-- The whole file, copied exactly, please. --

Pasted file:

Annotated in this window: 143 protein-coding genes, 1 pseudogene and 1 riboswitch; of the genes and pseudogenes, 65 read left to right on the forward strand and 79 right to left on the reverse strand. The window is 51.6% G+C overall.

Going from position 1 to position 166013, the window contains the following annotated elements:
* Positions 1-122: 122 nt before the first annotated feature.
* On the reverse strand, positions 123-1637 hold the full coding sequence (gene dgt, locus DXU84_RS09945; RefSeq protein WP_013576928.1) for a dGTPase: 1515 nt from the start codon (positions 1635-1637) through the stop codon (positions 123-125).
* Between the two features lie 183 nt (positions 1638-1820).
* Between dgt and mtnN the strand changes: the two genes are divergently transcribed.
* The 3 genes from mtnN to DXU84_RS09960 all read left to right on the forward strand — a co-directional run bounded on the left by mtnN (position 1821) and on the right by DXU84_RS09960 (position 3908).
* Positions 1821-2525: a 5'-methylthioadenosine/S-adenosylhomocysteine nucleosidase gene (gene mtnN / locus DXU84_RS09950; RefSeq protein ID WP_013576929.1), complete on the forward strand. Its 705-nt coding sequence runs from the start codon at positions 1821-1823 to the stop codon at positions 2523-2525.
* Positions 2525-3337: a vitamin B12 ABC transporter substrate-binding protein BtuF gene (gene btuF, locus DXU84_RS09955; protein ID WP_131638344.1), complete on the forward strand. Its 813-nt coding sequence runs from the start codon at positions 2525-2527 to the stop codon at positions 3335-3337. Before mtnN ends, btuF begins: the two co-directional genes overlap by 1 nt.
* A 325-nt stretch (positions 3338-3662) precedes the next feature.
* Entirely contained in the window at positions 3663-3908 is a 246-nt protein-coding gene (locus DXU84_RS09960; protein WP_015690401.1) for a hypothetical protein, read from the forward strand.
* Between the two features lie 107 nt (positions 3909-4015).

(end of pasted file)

Annotated in this window: 143 protein-coding genes, 1 pseudogene and 1 riboswitch; of the genes and pseudogenes, 65 read left to right on the forward strand and 79 right to left on the reverse strand. The window is 51.6% G+C overall.

Going from position 1 to position 166013, the window contains the following annotated elements:
* Positions 1-122: 122 nt before the first annotated feature.
* On the reverse strand, positions 123-1637 hold the full coding sequence (gene dgt, locus DXU84_RS09945; RefSeq protein WP_013576928.1) for a dGTPase: 1515 nt from the start codon (positions 1635-1637) through the stop codon (positions 123-125).
* Between the two features lie 183 nt (positions 1638-1820).
* Between dgt and mtnN the strand changes: the two genes are divergently transcribed.
* The 3 genes from mtnN to DXU84_RS09960 all read left to right on the forward strand — a co-directional run bounded on the left by mtnN (position 1821) and on the right by DXU84_RS09960 (position 3908).
* Positions 1821-2525: a 5'-methylthioadenosine/S-adenosylhomocysteine nucleosidase gene (gene mtnN / locus DXU84_RS09950; RefSeq protein ID WP_013576929.1), complete on the forward strand. Its 705-nt coding sequence runs from the start codon at positions 1821-1823 to the stop codon at positions 2523-2525.
* Positions 2525-3337: a vitamin B12 ABC transporter substrate-binding protein BtuF gene (gene btuF, locus DXU84_RS09955; protein ID WP_131638344.1), complete on the forward strand. Its 813-nt coding sequence runs from the start codon at positions 2525-2527 to the stop codon at positions 3335-3337. Before mtnN ends, btuF begins: the two co-directional genes overlap by 1 nt.
* A 325-nt stretch (positions 3338-3662) precedes the next feature.
* Entirely contained in the window at positions 3663-3908 is a 246-nt protein-coding gene (locus DXU84_RS09960; protein WP_015690401.1) for a hypothetical protein, read from the forward strand.
* Between the two features lie 107 nt (positions 3909-4015).